What will the master narrative for the 2008 Presidential race be? This is a question that has been bouncing around in my head over the past couple of days for several reasons.
In The Decider from “On The Media” this weekend, Paul Begala said, “Democrats tend to be the party of the laundry list. We have four point plans for everything. We have more solutions than the country has problems. Republicans, understanding the media better, because they mostly are still disciples of Ronald Reagan, the master of the media, they mostly tell narratives, they tell stories and stories beat laundry lists every time.”
At a party this weekend, I was speaking with a journalist about what happened with the Lamont campaign. The discussion came down to narrative. The pre-primary narrative was about an unknown challenger taking on a three-term senator and former presidential and vice-presidential candidate. It was about Ned, who he was, what his issues were, and what was wrong with the political system. After the primary, the narrative shifted. It became about Lieberman, how he was fighting to hold onto power. How he wouldn’t give up.
I am reading drafts of a book about the Dean campaign that focuses on the archetypal narrative; Trippi’s role in the narrative, and how email was used to foster that narrative.
Narrative is important, and as I think about Lakoff, I think that perhaps what matters is less the frames, than the underlying narrative. The frames help shape the narrative, ideally, they give it some archetypal structures, but it is the narrative that matters.
So, what will be the narrative for the 2008 presidential campaign. Already, I imagine, people are trying to shape that narrative. When I was down at RootsCamp in DC, there were people from different campaigns there looking for possible staff and perhaps trying to start shaping the narrative.
You see the narrative taking shape already in blogs. Some of it is the superficial horserace components. Who has the most money and the most support early out of the gate? Who is the dark horse to watch? Some of it gets to issues: the environment, the economy, the war. A big component is excitement.
In Washington, one person, knowing I was from Connecticut asked what I thought about Sen. Dodd. I started talking about things like habeas corpus and reforming the bankruptcy law. My interlocutor didn’t want to hear about that. His question? Would the bloggers in Connecticut be excited about Sen. Dodd.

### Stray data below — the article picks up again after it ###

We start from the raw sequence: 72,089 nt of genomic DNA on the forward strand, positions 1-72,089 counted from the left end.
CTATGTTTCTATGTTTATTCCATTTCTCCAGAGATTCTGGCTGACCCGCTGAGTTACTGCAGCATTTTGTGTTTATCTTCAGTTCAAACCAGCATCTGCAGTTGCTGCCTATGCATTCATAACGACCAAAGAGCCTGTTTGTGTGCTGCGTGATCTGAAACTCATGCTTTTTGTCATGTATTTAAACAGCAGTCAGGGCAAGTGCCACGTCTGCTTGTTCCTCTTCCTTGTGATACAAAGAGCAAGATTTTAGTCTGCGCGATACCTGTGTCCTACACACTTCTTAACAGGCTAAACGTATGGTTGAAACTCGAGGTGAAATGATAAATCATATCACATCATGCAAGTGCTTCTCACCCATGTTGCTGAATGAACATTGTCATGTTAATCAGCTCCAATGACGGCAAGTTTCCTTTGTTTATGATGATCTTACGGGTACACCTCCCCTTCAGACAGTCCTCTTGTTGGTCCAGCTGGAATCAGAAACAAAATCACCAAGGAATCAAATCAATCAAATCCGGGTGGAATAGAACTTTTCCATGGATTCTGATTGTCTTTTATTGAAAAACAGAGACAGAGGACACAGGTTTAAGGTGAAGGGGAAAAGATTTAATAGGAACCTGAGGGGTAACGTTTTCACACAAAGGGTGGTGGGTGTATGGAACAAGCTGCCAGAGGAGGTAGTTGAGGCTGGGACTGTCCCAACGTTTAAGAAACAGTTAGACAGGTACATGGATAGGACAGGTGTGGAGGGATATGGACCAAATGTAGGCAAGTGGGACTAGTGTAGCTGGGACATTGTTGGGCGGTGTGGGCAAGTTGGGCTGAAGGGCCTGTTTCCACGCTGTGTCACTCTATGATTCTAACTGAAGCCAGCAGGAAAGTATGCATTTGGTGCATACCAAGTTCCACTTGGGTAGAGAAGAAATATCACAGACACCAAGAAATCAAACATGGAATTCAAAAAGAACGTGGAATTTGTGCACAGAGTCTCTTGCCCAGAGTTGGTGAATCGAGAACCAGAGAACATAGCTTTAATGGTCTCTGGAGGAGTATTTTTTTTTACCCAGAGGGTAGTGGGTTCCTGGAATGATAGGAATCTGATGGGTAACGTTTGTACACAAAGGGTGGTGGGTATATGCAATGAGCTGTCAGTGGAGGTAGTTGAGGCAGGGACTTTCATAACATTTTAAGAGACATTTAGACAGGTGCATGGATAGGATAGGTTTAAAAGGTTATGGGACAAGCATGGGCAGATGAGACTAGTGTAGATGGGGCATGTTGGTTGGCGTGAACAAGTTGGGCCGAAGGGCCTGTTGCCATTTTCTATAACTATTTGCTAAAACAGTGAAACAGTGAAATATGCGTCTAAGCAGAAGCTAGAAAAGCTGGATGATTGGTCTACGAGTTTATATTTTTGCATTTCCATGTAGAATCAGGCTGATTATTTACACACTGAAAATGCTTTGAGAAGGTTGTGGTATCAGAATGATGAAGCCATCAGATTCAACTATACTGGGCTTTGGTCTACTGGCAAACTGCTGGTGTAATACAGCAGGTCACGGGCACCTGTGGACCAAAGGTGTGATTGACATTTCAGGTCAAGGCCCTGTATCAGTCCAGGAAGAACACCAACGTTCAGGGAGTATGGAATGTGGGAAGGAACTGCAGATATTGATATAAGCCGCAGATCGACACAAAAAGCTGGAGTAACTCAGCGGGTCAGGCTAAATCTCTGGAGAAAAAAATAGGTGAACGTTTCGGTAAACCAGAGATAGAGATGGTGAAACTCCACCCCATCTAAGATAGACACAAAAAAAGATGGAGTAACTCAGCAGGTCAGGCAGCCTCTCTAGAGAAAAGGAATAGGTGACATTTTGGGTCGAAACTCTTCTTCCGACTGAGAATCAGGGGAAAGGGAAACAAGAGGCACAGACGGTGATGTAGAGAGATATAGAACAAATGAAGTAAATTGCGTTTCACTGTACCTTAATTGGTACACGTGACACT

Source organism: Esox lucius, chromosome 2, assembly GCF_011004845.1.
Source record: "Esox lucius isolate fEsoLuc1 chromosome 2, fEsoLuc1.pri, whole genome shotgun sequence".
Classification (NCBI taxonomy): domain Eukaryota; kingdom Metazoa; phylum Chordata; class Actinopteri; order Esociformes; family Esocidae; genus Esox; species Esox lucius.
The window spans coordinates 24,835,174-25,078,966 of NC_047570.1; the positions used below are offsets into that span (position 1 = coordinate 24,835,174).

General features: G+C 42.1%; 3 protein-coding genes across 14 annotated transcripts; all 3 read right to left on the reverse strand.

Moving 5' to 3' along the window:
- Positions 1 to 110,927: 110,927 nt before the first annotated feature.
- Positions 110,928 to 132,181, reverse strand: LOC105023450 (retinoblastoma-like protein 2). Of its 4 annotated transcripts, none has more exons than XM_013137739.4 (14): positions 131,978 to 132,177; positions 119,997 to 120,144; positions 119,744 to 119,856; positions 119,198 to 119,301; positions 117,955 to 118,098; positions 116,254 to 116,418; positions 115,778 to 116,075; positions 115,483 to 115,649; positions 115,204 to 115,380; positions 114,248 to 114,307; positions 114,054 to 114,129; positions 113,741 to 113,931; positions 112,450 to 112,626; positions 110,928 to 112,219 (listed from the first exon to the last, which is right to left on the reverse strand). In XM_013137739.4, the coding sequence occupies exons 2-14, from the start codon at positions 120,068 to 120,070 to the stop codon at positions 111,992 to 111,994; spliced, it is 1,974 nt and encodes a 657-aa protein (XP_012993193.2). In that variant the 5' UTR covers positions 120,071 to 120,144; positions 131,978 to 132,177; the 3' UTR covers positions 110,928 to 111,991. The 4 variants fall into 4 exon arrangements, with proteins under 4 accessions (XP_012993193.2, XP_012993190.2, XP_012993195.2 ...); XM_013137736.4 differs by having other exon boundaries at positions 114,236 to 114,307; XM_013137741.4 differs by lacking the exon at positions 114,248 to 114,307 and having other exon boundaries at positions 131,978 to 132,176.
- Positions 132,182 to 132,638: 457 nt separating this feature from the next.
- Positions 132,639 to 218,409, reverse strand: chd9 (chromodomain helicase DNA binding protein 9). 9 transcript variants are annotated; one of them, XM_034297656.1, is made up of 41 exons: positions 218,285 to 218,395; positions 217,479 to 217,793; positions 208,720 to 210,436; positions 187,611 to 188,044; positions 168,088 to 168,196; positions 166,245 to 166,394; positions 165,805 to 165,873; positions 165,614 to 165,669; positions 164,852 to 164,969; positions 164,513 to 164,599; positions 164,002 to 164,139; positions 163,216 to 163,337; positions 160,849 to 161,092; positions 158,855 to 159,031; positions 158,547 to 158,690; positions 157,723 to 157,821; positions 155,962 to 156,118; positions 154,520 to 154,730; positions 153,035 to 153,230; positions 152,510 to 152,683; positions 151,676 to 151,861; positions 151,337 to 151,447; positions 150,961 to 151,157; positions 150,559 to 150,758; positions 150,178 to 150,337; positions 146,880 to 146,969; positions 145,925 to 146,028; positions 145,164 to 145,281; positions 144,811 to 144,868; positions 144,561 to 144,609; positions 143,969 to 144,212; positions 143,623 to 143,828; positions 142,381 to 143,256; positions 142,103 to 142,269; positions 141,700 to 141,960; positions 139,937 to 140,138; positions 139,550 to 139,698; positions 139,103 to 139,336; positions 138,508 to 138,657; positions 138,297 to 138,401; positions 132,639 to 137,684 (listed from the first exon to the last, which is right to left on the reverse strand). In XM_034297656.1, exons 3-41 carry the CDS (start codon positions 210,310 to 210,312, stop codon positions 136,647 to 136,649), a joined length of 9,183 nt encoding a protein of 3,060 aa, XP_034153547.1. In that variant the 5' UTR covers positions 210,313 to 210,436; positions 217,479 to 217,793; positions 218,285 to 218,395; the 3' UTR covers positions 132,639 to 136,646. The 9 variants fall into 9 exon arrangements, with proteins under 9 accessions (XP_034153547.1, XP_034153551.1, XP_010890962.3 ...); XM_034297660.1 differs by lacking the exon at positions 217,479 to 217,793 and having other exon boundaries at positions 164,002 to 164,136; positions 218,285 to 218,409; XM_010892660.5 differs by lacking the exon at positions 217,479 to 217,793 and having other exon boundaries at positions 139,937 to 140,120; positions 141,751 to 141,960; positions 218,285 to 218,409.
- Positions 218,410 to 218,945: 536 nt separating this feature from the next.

I like Sen. Dodd a lot, but exciting isn’t one of the first things that come to mind when trying to characterize him. How will the narrative shape around his campaign? I’m not sure yet.
At the other end of the spectrum is Sen. Obama. He is a great orator. The idea of a draft Obama movement is generating a lot of excitement, as can be noted by the hordes turning out to hear him in New Hampshire. Will that excitement carry forward? What sort of shape will it take? What larger narrative will emerge?
Perhaps a clearer narrative is emerging around Gore. His message about climate change resonates. There is a tension in the question of whether or not he will run. That tension will be resolved at some point, but a clear ongoing narrative is easier to imagine.
The same applies to Sen. Edwards. His message about economic justice also resonates. Katrina brought economic issues into stark focus. Yet economic justice seems to recede from the spotlight fairly quickly. Will Edwards’ supporters be able to build a sustained narrative around economic issues and/or expand the narrative?
Gen. Clark’s narrative seems to remain around security and defense. The way things are looking in Iraq right now, Gen. Clark may end up with a compelling story handed to him.
Sen. Clinton’s narrative seems a bit more challenging. She has a lot of money, a lot of connections; a lot of power. She is also being portrayed as polarizing. How will that play against the One America sort of themes that seem to reside in both Sen. Edwards and Sen. Obama’s speeches? Can something new be added to the narrative?
Likewise, for Sen. Kerry, what sort of narrative will emerge for him? Vilsack and others have potentially interesting stories, but can they catch fire? People have started to talk about a Bobby Kennedy-esque narrative. Will Obama, or perhaps Edwards take on the mantle of RFK?
More important, where will the narratives come from? How much will they be produced by ‘the people’, or to stay with the archetypes, from the Greek chorus? Will the people be the netroots? Something more than the netroots, or something other than the netroots? How much will the narrative be crafted by the campaigns and how much will the narrative be crafted by the traditional media?
I don’t have any specific answers. However, I will try to keep friends focused on what the underlying story is or could be.